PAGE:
NASA’s X1 Robotic Exoskeleton to Help Astronauts in Space

 the X1 Robotic Exoskeleton

Project Engineers Roger Rovekamp and Shelley Rea demonstrate the X1 Robotic Exoskeleton for resistive exercise, rehabilitation, and mobility augmentation in the Advanced Robotics Development Lab. Credit: Robert Markowitz

A powered exoskeleton might help astronauts accomplish superhuman tasks in orbit. NASA’s new X1 robotic exoskeleton is a direct spinoff their space-borne Robonaut 2 project, and could help astronauts stay healthy while also allowing paraplegics to walk on Earth.

NASA and the Florida Institute for Human and Machine Cognition (IHMC) of Pensacola, Florida, as well as engineers from Oceaneering Space Systems of Houston, have jointly developed the X1. It’s a 57–pound device that humans can wear over their body to assist or inhibit movement in leg joints.

The inhibition mode allows astronauts to use the device as a space-based exercise machine, supplying resistance against leg movement. However, the same technology can be used in reverse on the ground, potentially helping individuals walk for the first time.

The X1 could also become critical for the human exploration of deep space. The harness reaches to the back and shoulders, while the exoskeleton is worn over the legs. The X1 has 10 degrees of freedom, four motorized joints at the hips and knees, and six passive joints allowing for sidestepping, turning, pointing and flexing. The many joint adjustments allow the X1 to be used in a variety of different ways.

The X1 is currently in the R&D phase, focused on design, evaluation, and improvement of the existing technology. The X1 could replace common crew exercises, which are vital to keeping astronauts healthy in microgravity environments. It also has the ability to measure, record, and stream back data to flight controllers on Earth, allowing doctors to get better feedback on the crew’s exercise regimen.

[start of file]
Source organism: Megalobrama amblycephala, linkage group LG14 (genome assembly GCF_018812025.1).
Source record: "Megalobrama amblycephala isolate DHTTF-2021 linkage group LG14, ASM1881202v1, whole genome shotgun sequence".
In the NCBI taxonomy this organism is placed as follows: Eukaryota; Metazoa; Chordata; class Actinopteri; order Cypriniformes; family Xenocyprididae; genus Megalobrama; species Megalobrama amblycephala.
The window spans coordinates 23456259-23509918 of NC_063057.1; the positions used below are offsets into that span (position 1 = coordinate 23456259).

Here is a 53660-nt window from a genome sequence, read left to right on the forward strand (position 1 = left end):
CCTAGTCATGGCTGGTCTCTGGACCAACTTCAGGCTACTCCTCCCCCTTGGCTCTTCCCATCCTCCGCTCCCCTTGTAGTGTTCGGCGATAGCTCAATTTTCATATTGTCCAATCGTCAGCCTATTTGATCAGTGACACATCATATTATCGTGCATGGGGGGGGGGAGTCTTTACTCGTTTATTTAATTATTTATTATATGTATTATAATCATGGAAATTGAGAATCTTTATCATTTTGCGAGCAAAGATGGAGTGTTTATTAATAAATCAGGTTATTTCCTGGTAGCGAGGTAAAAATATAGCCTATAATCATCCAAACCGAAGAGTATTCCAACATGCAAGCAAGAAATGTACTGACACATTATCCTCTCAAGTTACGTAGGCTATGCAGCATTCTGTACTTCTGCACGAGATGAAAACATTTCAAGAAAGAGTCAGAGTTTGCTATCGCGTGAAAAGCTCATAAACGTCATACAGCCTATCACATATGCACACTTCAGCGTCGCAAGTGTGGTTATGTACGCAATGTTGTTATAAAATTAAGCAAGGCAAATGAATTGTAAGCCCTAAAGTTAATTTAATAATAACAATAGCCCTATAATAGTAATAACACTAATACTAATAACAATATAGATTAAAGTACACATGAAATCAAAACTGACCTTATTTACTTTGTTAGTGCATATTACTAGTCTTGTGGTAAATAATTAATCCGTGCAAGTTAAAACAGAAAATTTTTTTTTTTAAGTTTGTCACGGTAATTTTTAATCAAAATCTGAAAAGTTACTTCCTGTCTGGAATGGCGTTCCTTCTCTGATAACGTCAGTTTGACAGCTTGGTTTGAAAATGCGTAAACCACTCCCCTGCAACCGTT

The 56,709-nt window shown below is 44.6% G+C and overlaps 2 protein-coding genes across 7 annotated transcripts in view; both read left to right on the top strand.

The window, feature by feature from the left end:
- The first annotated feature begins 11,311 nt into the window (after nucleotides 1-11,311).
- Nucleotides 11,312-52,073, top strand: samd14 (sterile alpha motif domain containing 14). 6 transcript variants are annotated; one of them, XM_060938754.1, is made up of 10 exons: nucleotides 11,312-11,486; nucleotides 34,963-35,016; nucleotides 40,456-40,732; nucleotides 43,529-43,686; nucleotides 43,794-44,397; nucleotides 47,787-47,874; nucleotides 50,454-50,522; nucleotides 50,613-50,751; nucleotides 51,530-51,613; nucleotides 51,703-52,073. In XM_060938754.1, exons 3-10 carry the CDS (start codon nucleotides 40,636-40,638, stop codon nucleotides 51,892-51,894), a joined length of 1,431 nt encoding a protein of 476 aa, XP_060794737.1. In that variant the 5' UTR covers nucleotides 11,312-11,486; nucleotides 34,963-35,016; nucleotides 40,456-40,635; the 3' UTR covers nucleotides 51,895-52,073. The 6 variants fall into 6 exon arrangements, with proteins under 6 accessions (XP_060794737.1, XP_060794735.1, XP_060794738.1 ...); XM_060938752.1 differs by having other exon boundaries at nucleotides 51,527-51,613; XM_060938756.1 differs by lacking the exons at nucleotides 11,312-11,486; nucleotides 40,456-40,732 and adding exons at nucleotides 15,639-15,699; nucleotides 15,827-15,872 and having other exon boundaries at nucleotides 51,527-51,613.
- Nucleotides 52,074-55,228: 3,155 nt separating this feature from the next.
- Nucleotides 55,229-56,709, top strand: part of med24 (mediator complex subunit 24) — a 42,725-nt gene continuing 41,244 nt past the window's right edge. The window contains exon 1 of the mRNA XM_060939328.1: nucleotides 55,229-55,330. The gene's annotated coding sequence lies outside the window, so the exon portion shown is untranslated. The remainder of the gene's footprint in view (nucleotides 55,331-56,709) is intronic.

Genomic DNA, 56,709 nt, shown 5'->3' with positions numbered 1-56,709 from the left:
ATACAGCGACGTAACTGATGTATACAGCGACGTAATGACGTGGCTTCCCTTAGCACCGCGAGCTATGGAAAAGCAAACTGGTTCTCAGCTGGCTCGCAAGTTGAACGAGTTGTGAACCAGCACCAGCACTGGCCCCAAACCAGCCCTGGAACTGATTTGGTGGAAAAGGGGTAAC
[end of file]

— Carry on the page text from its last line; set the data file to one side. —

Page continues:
In the future, X1 could provide a robotic power boost to astronauts as they work on the surface of distant planetary bodies. If coupled with a spacesuit, X1 could provide additional force when needed during surface exploration, improving the ability to walk in a reduced-gravity environment.

1 Comment on "NASA’s X1 Robotic Exoskeleton to Help Astronauts in Space"

  1. In my opinion, a full-body muscle stimulator device should be incorporated into the exoskeleton that is made of microfiber nanoelectrodes that can pulsate on cells, nerves, and muscles to stimulate muscle growth and help with the retention of muscles to eliminate muscle loss in space so human missions can last longer. This can be made with exercise equipment that also helps with maintaining more natural body movements and a more comfortable spaceflight experience so astronauts do not come back to earth with weaker bone density and muscle loss. The device can be connected to the space station and be used in intervals when needed or worn constantly in long space flight missions to increase endurance. The technological advancements with this cryptosuit are unlimited if you use it similar to the ones on earth in microgravity or in the far reaches of the universe in deep space missions.

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